In towns like Dover and Norwell, for example, multifamily housing is allowed in theory — but the requirements in place are so restrictive that, in practice, multifamily housing is “in effect prohibited,’’ according to the report. To build a new three-decker in either town would require a lot three-quarters of an acre in size, for example. And even in towns where multifamily housing is more prevalent, the areas zoned for it are often already built out to permissible capacity. As Needham’s official affordable housing plan concluded, “There is a near absence of developable vacant land that is zoned to permit multifamily housing, even two-family dwellings.’’
“It’s so hard to build multifamily housing around here, it’s no wonder developers are looking to work with urban land however they can,’’ said Anthony Flint, senior fellow at the Lincoln Institute of Land Policy, a Cambridge think tank. “The bottom line is, there’s not enough housing to accommodate all the participants in this booming economy,’’ he added, “so it’s not surprising you would find developers scrambling to build wherever the zoning will allow, even if it means a teardown.’’
Meanwhile, the Metropolitan Area Planning Council projects that multifamily units — whether condos or apartments — will account for as much as 62 percent of new housing demand in Greater Boston from 2010 to 2040, as young adults remain single longer and aging boomers seek to downsize.
There’s nothing wrong with a house and a yard, Flint said, but the single-family home is an over-abundant relic of the 20th century with a stranglehold on our zoning maps. “It’s also not what those seeking shelter — whether millennials or aging boomers — want or need,’’ he said.
To help meet the demand for more affordable and equitable urban housing, Minneapolis recently banned single family-only zoning — a policy rooted in segregation and de facto racism — to make any residential lot fair game for a duplex or triplex, while Oregon’s state legislature passed a similar measure.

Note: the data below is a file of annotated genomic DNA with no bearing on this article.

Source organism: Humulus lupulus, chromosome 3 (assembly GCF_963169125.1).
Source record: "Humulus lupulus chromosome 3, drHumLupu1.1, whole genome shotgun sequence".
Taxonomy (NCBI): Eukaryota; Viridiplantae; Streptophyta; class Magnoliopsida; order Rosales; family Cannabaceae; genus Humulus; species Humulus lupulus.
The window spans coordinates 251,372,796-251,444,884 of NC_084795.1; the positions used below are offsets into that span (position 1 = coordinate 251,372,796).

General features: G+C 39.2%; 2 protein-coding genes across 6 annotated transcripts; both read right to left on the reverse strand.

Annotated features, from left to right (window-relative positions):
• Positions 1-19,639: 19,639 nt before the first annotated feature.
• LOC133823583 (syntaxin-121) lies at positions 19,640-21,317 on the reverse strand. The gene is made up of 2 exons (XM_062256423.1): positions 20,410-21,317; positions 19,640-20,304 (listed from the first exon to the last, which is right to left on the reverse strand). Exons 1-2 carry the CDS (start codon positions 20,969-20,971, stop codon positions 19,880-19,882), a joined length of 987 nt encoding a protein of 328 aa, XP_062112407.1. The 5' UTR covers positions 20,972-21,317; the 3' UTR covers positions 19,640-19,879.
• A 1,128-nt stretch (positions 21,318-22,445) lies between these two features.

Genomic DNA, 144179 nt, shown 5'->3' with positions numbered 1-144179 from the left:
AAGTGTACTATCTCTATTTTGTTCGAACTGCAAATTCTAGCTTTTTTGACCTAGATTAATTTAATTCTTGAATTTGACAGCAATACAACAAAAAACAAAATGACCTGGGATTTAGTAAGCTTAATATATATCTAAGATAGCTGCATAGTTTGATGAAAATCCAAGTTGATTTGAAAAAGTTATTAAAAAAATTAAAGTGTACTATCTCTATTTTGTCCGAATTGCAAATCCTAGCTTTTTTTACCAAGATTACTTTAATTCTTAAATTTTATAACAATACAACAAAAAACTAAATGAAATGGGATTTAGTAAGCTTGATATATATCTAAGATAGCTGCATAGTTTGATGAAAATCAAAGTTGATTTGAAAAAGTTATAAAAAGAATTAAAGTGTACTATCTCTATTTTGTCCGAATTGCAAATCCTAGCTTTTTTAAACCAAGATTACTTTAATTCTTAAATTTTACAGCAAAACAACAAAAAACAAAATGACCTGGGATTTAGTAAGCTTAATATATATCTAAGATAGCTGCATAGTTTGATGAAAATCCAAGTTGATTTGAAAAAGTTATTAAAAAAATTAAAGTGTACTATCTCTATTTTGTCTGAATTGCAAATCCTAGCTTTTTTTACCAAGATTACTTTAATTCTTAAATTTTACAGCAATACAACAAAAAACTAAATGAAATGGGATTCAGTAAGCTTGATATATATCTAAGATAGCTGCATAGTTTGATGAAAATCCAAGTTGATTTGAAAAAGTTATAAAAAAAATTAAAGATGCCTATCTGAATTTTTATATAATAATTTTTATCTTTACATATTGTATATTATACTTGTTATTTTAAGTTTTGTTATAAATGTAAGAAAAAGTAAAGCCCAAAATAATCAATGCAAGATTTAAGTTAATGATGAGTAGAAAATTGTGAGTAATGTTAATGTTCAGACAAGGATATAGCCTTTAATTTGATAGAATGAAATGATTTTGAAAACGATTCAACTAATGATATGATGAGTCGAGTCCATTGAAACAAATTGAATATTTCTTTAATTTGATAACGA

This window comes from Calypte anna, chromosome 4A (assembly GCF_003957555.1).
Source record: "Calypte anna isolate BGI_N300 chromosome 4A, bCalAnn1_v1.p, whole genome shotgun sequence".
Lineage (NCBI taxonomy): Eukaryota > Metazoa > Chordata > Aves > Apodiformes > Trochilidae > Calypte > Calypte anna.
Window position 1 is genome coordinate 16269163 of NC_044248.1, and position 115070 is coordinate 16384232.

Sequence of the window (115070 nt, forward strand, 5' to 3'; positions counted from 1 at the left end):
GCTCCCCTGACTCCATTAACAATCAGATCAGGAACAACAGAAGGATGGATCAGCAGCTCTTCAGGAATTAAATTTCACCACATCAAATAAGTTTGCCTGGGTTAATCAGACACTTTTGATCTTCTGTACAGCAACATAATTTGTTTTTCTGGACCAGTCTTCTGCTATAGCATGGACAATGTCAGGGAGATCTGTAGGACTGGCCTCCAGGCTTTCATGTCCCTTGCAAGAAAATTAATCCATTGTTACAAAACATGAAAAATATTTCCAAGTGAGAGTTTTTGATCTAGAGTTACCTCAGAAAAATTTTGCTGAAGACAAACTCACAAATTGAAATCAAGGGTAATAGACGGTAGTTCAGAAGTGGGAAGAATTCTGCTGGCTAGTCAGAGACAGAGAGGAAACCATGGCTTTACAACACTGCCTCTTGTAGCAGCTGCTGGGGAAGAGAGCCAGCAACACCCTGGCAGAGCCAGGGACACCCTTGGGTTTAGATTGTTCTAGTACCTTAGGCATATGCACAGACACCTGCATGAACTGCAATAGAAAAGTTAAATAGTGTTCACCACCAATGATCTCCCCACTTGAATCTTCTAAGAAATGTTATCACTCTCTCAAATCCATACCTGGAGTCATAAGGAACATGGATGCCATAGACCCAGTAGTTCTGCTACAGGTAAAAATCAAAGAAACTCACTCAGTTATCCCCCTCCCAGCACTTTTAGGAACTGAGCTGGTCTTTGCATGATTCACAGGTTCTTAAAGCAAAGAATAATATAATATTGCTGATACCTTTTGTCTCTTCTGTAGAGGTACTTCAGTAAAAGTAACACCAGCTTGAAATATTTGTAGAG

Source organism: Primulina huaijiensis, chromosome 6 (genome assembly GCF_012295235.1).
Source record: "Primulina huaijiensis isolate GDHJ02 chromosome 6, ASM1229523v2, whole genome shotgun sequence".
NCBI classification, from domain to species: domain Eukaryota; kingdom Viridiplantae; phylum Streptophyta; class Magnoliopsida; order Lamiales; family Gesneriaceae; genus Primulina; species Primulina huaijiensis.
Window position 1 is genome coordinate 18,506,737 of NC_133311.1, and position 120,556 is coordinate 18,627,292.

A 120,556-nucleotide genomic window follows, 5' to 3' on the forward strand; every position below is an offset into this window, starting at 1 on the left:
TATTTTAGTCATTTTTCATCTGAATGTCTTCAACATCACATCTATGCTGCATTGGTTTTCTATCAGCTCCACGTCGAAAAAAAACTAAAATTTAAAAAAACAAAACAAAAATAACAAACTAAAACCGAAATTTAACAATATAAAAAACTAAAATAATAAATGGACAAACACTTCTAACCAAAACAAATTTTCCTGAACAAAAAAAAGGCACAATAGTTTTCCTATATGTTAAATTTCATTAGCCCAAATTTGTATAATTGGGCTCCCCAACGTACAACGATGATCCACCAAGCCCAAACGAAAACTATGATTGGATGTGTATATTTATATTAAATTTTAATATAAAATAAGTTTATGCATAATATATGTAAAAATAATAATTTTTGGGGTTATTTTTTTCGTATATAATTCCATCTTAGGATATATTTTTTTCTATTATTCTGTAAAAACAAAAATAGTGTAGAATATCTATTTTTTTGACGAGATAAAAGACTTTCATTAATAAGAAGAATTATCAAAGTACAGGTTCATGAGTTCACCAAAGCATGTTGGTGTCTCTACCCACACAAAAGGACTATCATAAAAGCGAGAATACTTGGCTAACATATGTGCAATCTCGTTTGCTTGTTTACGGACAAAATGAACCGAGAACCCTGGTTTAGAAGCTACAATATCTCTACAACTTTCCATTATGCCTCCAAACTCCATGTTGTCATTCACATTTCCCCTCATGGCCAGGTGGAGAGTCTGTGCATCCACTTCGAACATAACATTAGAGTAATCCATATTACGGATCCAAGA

Two-families, by contrast, are a piece of what urban planners call the “missing middle’’ between sprawling single-family lots and apartment buildings. Outside Boston, “there’s a lot of area zoned for single-family homes, and a lot of projects that make their way through that are bigger — say 30 units on the edge of town or in the center,’’ Dain said. “You get those larger projects, but you can’t build at the neighborhood level these two-, three-, four-family houses. So there’s a lot of talk about the need for that but very little zoning for it.’’
While the process can still require hoop-jumping, rebuilding a duplex on an existing lot that’s already been zoned for multifamily housing is generally an easier hurdle to clear than getting approval for a new multifamily project, particularly if most of the structure or footprint will be preserved. And by building two similar units on a single lot, developers can take advantage of economies of scale, Hall said. “They’re making twice the profits, so you can see why they’re so much more attractive to the builders,’’ Hall said. “You combine the demographic driving force with the numbers on the builder’s side, and that’s what’s really creating this huge demand.’’